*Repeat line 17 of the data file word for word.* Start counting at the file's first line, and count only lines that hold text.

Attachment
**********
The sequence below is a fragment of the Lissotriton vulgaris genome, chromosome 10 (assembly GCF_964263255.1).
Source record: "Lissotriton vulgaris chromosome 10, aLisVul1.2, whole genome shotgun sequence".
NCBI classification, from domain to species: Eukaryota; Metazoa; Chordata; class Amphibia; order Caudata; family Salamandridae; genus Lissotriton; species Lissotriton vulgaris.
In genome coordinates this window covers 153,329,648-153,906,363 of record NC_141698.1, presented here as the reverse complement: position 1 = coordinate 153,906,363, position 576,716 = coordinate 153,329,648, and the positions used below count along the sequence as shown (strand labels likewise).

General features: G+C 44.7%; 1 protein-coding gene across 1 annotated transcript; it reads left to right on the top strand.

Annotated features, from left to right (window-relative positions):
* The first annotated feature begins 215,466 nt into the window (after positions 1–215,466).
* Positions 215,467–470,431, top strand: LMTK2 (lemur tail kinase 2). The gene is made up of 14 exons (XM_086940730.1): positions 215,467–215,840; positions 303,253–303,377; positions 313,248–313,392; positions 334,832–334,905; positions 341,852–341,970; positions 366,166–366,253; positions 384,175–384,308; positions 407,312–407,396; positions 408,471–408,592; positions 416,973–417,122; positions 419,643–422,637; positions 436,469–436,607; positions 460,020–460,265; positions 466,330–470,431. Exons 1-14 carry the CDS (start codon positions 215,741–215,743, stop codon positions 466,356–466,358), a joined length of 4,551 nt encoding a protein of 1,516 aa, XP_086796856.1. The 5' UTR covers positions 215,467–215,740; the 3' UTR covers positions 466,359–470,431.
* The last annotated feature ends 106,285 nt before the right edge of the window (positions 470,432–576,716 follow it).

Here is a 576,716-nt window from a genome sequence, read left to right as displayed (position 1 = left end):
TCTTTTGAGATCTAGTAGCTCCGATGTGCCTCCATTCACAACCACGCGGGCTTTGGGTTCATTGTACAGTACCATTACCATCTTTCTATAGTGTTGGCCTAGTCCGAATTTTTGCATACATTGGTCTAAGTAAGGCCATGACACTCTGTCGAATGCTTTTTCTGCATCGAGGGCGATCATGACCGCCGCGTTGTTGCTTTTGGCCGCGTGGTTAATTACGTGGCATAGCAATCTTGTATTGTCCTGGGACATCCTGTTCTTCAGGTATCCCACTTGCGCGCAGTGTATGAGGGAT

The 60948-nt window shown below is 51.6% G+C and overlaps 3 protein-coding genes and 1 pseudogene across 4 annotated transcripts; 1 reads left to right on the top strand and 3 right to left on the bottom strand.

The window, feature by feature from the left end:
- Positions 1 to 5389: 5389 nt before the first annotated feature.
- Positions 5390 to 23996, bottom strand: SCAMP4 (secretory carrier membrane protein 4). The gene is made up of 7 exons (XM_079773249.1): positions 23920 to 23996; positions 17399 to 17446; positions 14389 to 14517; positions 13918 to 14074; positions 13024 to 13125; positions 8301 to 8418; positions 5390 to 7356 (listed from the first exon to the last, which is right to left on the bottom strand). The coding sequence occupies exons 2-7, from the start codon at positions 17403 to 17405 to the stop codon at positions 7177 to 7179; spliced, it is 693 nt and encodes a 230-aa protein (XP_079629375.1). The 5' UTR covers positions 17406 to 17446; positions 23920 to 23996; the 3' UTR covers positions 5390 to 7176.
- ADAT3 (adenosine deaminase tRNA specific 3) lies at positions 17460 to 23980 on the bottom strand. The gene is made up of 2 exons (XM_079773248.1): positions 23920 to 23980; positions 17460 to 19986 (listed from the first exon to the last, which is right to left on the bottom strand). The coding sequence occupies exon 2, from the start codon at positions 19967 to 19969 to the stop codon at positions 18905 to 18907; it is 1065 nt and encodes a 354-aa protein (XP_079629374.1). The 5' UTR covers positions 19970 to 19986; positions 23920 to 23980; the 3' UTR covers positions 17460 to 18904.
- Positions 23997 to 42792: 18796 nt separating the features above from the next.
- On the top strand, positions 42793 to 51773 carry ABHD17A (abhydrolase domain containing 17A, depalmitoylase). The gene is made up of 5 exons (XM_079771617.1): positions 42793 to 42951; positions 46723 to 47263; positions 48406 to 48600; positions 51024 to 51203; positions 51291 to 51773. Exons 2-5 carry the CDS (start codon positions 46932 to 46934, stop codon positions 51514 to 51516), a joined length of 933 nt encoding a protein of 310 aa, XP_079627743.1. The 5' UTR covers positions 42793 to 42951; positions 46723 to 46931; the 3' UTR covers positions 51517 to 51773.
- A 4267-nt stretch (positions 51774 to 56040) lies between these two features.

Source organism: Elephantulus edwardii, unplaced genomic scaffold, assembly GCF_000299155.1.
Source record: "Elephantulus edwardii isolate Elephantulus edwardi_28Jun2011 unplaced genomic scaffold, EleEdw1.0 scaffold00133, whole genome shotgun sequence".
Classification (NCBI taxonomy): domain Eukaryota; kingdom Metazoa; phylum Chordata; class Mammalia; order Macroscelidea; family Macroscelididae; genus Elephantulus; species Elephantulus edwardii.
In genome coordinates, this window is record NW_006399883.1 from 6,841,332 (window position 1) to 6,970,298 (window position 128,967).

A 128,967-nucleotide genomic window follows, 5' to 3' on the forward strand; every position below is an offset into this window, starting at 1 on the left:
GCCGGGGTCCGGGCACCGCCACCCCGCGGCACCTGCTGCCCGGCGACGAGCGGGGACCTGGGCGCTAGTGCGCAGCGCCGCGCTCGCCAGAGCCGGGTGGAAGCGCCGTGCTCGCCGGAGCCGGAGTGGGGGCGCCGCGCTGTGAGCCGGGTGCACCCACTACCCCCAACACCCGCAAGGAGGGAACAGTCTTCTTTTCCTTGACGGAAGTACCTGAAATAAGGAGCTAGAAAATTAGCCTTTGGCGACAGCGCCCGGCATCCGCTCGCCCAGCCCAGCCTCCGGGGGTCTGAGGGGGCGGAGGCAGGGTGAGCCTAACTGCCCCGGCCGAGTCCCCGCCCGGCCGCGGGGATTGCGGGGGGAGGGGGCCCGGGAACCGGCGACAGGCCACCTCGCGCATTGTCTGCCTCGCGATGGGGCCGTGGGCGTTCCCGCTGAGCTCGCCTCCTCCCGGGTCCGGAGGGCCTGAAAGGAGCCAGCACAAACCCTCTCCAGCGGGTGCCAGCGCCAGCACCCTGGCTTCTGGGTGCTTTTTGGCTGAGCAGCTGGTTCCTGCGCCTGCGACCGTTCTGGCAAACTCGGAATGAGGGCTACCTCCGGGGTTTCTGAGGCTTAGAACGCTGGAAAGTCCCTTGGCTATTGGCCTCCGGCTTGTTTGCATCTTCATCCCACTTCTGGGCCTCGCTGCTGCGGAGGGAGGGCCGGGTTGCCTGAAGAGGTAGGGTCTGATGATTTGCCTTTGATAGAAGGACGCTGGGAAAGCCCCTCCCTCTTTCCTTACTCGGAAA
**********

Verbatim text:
- Positions 23997 to 42792: 18796 nt separating the features above from the next.